A man convicted of drug-related charges must adhere to the waiver of his right to appeal his sentence as part of his plea deal after the Indiana Court of Appeals found Thursday that the trial court’s erroneous statement did not change the terms of that agreement.
In William M. Starcher v. State of Indiana, 79A05-1605-CR-1135, William Starcher was charged with multiple counts in June 2015: maintaining a common nuisance, taking a child to a nuisance, possession of paraphernalia, possession of a synthetic drug and possession of marijuana. He pleaded guilty to the maintaining a common nuisance charge, a Level 6 felony, and the possession of a synthetic drug charge, a Class A misdemeanor, in exchange for the dismissal of the remaining charges.
Also as part of his plea deal, Starcher agreed to a section of the agreement that read, in part, “defendant knowingly and voluntarily agrees to waive the right to appeal the sentence on the basis that it is erroneous or for any other reason so long as the judge sentences him/her within the terms of the agreement.” Those terms left the sentencing “open” to the Tippecanoe Superior Court’s discretion.
Starcher was sentenced to two years executed in the Department of Correction, and the court then stated that Starcher had “the right to appeal this sentence.” Accordingly, Starcher did appeal, but the state argued that he had waived such a right when he agreed to the plea deal.
The Indiana Court of Appeal agreed Thursday, with Judge Edward Najam referencing the case of Creech v. State, 887 N.E.2d 73, 75 (Ind. 2008). In that case, the Indiana Supreme Court held that, “By the time the trial court erroneously advised Creech of the possibility of appeal, Creech had already pled guilty and received the benefit of his bargain. Being told at the close of the hearing that he could appeal presumably had no effect on that transaction.”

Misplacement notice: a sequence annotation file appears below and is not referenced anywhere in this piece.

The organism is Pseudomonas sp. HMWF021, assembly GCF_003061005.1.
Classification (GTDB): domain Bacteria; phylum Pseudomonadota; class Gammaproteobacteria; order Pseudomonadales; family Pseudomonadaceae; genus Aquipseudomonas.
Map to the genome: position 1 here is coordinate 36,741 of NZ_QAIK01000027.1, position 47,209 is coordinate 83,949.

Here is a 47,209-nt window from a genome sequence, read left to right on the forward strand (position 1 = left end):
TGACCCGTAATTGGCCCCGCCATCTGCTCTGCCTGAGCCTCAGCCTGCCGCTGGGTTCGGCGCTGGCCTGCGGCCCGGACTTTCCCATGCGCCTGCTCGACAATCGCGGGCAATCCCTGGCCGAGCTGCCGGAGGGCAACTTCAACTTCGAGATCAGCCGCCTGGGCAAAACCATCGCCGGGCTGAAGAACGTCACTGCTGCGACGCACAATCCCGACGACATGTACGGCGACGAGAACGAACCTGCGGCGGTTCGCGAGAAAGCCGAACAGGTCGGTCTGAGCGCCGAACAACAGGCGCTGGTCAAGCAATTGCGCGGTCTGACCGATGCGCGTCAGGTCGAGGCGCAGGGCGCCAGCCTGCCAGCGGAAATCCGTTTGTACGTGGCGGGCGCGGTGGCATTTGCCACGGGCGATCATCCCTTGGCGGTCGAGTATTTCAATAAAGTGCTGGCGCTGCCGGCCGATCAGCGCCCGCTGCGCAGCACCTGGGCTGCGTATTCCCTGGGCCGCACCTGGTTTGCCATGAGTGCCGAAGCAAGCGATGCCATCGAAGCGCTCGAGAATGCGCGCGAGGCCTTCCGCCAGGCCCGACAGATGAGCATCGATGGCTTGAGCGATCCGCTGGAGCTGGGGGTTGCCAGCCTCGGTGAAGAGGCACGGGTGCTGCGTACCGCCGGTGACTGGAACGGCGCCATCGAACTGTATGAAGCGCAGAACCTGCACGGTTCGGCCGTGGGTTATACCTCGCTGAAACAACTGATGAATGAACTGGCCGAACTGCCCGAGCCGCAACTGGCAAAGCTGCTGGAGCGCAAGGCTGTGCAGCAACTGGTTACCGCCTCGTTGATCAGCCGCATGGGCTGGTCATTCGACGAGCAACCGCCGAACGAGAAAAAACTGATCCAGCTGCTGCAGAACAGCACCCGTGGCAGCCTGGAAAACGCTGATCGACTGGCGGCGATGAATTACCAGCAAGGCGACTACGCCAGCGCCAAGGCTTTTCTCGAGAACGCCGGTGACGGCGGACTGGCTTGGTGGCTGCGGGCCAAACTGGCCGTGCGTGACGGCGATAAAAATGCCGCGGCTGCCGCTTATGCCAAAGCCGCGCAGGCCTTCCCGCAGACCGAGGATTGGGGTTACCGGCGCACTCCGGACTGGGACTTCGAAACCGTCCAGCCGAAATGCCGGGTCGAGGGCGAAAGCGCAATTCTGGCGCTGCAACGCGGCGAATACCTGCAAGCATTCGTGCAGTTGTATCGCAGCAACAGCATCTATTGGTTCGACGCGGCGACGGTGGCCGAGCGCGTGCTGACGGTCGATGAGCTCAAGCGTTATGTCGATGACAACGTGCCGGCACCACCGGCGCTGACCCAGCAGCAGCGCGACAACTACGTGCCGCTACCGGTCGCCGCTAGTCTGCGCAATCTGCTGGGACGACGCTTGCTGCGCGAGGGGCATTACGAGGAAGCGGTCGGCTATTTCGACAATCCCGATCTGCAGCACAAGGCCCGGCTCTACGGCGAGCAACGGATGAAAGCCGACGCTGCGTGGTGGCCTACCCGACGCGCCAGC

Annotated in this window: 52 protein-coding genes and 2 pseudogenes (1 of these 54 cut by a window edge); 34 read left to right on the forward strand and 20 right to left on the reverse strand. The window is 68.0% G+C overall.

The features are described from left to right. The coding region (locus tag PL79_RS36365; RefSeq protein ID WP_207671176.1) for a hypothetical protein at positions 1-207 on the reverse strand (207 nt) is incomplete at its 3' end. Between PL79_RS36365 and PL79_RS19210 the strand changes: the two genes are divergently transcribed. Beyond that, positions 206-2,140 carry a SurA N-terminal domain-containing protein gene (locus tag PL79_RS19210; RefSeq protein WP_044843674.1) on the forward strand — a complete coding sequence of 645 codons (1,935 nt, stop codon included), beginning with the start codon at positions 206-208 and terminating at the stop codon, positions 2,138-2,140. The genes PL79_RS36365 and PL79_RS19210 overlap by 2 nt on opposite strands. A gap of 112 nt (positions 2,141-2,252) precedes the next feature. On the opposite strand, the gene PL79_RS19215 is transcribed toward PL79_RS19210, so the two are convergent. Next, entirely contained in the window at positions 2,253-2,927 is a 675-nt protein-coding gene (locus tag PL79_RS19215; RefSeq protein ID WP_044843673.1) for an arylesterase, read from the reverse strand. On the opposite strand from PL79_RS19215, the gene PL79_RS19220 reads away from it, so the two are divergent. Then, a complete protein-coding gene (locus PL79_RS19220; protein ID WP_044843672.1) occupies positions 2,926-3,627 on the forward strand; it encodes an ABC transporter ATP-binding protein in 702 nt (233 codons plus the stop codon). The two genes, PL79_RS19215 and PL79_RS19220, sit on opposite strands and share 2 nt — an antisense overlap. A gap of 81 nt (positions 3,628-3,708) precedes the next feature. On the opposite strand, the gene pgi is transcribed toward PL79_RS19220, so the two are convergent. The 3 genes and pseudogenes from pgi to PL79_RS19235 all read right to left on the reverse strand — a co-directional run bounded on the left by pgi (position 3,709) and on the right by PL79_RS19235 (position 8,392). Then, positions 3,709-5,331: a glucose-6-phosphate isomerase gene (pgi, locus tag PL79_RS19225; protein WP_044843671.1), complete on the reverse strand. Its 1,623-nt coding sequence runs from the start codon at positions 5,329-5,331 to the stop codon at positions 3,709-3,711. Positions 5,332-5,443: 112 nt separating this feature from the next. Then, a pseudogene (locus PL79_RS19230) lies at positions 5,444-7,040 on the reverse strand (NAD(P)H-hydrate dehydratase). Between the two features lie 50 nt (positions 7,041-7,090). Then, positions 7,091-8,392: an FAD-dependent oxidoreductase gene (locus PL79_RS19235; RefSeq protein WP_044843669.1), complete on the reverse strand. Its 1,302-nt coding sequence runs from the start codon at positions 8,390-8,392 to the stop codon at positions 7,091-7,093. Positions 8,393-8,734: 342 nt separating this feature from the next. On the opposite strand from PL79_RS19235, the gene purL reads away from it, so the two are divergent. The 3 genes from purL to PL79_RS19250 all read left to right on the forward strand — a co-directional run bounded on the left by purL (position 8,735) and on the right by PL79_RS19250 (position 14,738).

Similarly, in Starcher’s case, Najam wrote that the plain terms of Starcher’s plea agreement showed that he knowingly and voluntarily waived his right to appeal his sentence and further noted that the Tippecanoe Superior Court’s erroneous statement occurred only at the sentencing hearing and after he had received the benefit of his plea deal.
“Accordingly, we agree with that State that Starcher has knowingly and intelligently waived his right to appeal his sentence,” Najam wrote. “We also reject Starcher’s argument that the record does not demonstrate an effective waiver of his right to appeal his sentence, as well as his argument that the State failed to preserve this issue for our review.”